The robber is described as a white man in his 30s about 5-foot-10 with a slender build.

        Monday's bank robbery was the 22nd of the year. There were 58 bank robberies in Cincinnati during 2001.

Metro transit hub rehab step closer

        The proposed renovation of Metro's Government Square transit hub has cleared another legislative hurdle, with the U.S. Senate Appropriations Committee agreeing to include $6.4 million for the project.

        The funds were included in the final 2003 transportation appropriations bill, which is to be considered by the entire Senate this fall.

        The total project will cost an estimated $8 million, with Metro officials hoping Ohio state funds will cover much of the difference. The redesign is being done for safety reasons and to rehabilitate the 25-year-old facility at Fifth and Walnut streets.

UC nursing school gets $600,000 grant

        The University of Cincinnati College of Nursing has received a $600,000 federal grant to encourage more people to consider becoming advanced psychiatric nurses.

        The grant from the Department of Health and Human Services Health Resources and Service Administration will help UC develop a psychiatric nurse practitioner program, starting with the 2002-03 school year.

        For more information, call 558-5311.

Children's to test "day wetting' drug

        Cincinnati Children's Hospital Medical Center is one of 46 medical centers nationwide testing a medication that may help prevent “day wetting,” a problem that affects up to 3 percent of young, school-aged children.

        The unidentified medication, already approved for use in adults with urinary incontinence, is being tested for safety and effectiveness in children.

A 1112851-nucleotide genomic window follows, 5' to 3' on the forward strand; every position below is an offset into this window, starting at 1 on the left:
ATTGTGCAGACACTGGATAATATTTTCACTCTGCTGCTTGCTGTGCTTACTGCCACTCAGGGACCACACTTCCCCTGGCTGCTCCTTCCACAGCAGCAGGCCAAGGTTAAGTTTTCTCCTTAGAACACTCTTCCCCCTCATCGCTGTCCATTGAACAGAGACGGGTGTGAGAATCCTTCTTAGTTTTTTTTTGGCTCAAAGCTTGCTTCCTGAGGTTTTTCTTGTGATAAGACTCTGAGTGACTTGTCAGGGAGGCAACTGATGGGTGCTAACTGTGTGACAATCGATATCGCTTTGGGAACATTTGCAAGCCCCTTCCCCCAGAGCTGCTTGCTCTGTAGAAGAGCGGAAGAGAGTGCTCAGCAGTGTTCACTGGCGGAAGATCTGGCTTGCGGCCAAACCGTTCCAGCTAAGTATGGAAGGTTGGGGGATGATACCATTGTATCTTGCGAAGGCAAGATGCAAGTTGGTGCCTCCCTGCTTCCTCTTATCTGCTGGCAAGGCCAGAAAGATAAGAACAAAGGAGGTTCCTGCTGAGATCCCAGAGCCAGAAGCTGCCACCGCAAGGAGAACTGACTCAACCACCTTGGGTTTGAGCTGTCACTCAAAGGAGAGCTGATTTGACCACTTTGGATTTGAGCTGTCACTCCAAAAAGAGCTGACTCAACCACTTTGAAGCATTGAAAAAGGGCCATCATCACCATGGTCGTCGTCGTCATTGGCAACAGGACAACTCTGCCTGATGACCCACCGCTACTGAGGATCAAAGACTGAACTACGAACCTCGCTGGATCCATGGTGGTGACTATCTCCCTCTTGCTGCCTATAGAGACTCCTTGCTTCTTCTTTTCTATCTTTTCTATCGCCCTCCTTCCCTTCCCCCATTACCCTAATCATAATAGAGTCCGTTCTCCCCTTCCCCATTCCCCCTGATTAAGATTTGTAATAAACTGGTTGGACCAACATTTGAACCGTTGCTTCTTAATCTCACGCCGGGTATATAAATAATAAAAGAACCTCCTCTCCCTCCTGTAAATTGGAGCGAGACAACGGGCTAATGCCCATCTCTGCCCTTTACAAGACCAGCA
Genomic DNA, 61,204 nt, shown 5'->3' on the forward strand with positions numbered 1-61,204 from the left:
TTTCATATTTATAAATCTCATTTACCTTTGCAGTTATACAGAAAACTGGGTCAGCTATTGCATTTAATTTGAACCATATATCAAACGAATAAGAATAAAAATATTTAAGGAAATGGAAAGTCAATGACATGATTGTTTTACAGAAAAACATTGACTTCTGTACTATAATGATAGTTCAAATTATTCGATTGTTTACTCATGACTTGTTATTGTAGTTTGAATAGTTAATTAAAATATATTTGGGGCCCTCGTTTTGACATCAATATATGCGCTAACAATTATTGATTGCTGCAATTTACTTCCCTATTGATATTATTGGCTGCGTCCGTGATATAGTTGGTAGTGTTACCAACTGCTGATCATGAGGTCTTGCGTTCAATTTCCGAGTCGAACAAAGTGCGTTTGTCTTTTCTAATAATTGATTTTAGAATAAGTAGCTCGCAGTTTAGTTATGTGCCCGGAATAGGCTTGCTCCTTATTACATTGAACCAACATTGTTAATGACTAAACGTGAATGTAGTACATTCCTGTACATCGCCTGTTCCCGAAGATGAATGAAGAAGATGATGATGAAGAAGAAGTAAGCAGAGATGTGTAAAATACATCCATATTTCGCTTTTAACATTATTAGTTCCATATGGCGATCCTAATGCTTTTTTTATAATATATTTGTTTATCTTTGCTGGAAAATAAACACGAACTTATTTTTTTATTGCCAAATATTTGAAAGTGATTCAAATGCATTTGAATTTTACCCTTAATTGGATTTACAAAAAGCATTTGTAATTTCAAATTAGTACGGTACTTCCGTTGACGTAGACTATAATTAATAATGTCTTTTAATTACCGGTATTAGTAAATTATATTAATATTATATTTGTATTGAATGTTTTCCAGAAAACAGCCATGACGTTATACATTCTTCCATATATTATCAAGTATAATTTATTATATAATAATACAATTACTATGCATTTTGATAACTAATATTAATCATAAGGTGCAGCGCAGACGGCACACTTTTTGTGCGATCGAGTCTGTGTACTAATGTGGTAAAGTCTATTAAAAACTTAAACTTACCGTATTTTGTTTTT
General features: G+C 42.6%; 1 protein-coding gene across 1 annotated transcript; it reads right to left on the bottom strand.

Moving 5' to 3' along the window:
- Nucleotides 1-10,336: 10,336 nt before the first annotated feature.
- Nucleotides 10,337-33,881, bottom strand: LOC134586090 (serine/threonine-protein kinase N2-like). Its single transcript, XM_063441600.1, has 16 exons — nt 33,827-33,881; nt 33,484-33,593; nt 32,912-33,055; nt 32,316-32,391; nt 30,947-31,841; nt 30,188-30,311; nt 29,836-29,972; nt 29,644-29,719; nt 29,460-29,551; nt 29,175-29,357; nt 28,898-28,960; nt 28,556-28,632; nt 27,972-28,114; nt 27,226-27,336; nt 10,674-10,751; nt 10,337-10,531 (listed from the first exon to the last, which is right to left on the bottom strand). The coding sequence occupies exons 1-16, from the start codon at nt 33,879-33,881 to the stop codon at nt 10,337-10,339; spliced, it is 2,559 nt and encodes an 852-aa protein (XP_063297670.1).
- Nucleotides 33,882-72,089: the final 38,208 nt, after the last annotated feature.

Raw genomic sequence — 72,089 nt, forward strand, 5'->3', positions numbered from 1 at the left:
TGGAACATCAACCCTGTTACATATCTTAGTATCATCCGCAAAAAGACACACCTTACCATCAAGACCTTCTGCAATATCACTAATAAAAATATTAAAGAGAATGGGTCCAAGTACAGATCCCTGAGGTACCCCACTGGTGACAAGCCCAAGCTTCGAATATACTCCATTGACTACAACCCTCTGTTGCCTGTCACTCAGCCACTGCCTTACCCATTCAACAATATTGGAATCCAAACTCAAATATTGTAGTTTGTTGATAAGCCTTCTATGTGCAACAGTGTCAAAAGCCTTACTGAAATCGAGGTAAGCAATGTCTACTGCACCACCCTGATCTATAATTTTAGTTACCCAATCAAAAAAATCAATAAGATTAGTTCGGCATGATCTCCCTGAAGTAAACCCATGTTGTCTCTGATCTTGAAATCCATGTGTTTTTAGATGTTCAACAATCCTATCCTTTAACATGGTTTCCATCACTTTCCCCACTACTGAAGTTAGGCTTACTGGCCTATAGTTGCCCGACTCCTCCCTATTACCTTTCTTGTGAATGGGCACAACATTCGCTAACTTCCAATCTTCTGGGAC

“As most children develop physical maturity, day or nighttime wetting accidents gradually diminish, then disappear. But persistent accidents can ultimately become a cause for concern,” said Nan Tobias, nurse practitioner at the Voiding Dysfunction Clinic at Children's Hospital.

        For more information, call (888) 866-8858 or visit www.daywetting.com.

       



Black Family Reunion hopes to help heal
City outlines police reforms
Experts: Don't panic about West Nile
Library skeptical about loan proposal
RADEL: Festival seating too risky
School bond issue approved
Comair cites bodyguard's gun, lack of paperwork
Fake victims, rescuers act out terrorist attack
Storms didn't help grass
- Local Digest
Picnic to introduce Reading-area neighbors
Good news: La Salle donates $33,660
Congrats
Court affirms two Butler cases
Four Goshen High students killed in crash
Racer spared painkiller conviction
Rezoning for senior housing recommended
Surprises fill time capsule
Child sex trial postponed
Ky. State Fair 'out of the ordinary'
Lucas abusing mailing privileges, foe claims
N.Ky. school board deadline looms
Kentucky Digest
Project blew too early, institute says